Katrina Johnston-Zimmerman is an urban anthropologist working to create better cities for people through the lens of anthropology. Currently her work is focused on Philadelphia, where she is a SmartCityPHL Data Fellow, working on the implementation of the SmartCityPHL Roadmap.
As an anthropologist, Katrina is curious about us – homo sapiens – and why we behave the way we do in society and spaces. As an urbanist, she’s passionate about our cities – our unique manufactured habitats – and how we can make them better for us mentally and physically. As an urban anthropologist, she’s committed to applying anthropological principles, research methods, and the lessons learned from our collective history to the present day. To this end, she has built her career around the specialization of behavior in public space: observing interactions between people and the built environment in the spaces between buildings.
But as a human being and woman, Katrina has also made it her goal to advocate for this shift in thinking – toward a more humanist approach to the building and management of our cities. With so many ideas out there about tech-centered “smart” cities, Katrina believes that we need now more than ever to reevaluate our shared ideals for our urban future. It is her hope that through meaningful measurement, evidence-based design, and humanist intent, we can create better cities for all of our fellow human beings. She is especially proud to have been included in BBC’s 100 Women list for 2019 for her advocacy on women and girls in our urban environments.
Katrina previously worked as the communications manager at Project for Public Spaces, as an urban anthropologist for wayfinding company City ID, as the project manager at the Lindy Institute for Urban Innovation, and in various research and education roles in an academic and non-academic context. She has a Bachelor’s in Anthropology from Arizona State University and a Masters of Urban Studies from Portland State University with a focus in Public Space.
For more information on Katrina, you can visit Think Urban.
Read the podcast transcript here
Eve Picker: [00:00:05] Hi there. Thanks for joining me on Rethink Real Estate. For Good. I’m Eve Picker and I’m on a mission to make real estate work for everyone. I love real estate. Real estate makes places good or bad, rich or poor, beautiful or not. In this show, I’m interviewing the disruptors, those creative thinkers and doers that are shrugging off the status quo in order to build better for everyone. And speaking of building better, I’m very excited to share that my company, Small Change, is now raising capital through a community round that is open to the public. Small Change is a leading equity crowdfunding platform for impact investment in real estate. For as little as $250, anyone 18 and over can invest in Small Change, helping to fuel our growth as we disrupt the old boys club of capital that routinely ignores so many qualified people and projects. Please visit wefunder.com/smallchange to review the full details of our raise and to make an investment if you can. And remember, investing is risky. Don’t invest more than you can afford to lose.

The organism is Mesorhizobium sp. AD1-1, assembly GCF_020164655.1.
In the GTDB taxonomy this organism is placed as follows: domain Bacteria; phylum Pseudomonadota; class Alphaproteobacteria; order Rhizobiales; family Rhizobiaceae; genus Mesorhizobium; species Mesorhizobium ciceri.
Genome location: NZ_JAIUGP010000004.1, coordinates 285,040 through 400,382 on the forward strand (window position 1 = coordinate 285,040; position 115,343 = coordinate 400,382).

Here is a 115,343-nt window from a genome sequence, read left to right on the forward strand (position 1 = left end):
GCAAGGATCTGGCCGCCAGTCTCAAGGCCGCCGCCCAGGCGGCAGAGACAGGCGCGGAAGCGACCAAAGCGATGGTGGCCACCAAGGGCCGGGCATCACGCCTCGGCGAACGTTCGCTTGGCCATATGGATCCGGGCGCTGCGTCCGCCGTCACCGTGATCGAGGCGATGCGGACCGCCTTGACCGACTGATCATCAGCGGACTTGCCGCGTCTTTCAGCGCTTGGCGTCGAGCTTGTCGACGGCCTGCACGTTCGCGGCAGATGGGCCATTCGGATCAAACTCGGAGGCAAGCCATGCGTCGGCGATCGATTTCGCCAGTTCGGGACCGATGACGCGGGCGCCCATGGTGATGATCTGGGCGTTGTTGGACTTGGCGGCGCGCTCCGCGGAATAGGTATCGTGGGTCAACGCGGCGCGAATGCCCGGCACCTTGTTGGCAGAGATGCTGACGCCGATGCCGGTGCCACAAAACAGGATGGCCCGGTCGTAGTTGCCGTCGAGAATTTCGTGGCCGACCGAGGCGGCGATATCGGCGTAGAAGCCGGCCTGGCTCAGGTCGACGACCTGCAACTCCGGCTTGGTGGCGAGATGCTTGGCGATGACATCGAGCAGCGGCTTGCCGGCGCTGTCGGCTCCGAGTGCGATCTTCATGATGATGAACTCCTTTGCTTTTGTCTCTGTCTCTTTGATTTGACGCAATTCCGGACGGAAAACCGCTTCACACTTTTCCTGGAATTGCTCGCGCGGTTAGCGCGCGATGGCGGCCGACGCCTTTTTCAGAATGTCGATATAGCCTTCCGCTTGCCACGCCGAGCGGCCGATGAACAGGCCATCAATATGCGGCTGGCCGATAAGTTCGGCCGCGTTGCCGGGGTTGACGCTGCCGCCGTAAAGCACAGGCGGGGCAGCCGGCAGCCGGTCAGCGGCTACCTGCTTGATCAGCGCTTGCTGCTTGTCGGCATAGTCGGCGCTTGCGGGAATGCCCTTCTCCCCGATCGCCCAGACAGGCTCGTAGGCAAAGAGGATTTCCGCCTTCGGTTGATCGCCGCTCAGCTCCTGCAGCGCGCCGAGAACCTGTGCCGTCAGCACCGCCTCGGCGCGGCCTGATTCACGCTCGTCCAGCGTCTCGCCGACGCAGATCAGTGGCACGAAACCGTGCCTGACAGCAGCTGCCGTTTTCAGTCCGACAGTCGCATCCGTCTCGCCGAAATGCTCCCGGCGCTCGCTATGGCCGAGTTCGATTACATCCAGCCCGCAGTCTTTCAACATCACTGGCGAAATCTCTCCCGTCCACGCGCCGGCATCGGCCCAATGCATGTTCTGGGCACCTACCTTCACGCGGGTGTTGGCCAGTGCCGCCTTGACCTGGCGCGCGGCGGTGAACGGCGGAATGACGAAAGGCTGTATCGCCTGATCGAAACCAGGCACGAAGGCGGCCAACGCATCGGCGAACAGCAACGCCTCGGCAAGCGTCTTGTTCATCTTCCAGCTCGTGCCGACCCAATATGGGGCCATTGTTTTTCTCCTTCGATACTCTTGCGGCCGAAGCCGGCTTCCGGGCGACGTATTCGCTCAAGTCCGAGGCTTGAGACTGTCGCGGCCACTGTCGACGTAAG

Eve: [00:01:36] My guest today is Katrina Johnston-Zimmerman. She’s an urban anthropologist. What’s that you say? As an anthropologist, Katrina is curious about us and why we behave the way we do in society and in spaces. As an urbanist, she’s passionate about our cities and how we can make them better for us mentally and physically. Katrina is applying anthropological principles, research methods, and the lessons learned from our collective history to the present day. Observing interactions between people and the built environment in the spaces between buildings. This is what an urban anthropologist does. Listen in to learn more. If you’d like to join me in my quest to rethink real estate, there are two simple things you can do. Share this podcast and go to rethink real estate for Good Echo, where you can subscribe to be the first to hear about my podcasts, blog posts and other goodies.
Eve: [00:02:46] Hi Katrina. Thank you very much for joining me today.
Katrina Johnston-Zimmerman: [00:02:50] Thank you so much for having me.
Eve: [00:02:53] So, you’re an urban anthropologist and you’ve even been included in BBC’s 100 women list for your advocacy on women and girls in our urban environment. So, congratulations for that. I can’t wait. I can’t wait to hear more about that. But first, I’m really fascinated by the title Urban Anthropologist. What does that mean?
Katrina: [00:03:16] So, a fun story. I actually have this title because I like having people ask me that question. I kind of consider part of my role as an everyday advocate to that extent, but really it just means I’m an anthropologist that specializes in cities. Some people focus on linguistics, some people are archaeologists, but there’s no degree for this. So, I have an undergraduate degree in anthropology and a graduate degree in urban studies, and I focus on people and human behavior in public spaces.
Eve: [00:03:48] So, what came first? Which degree.
Katrina: [00:03:50] Anthropology.
Eve: [00:03:51] And what led you to urban studies?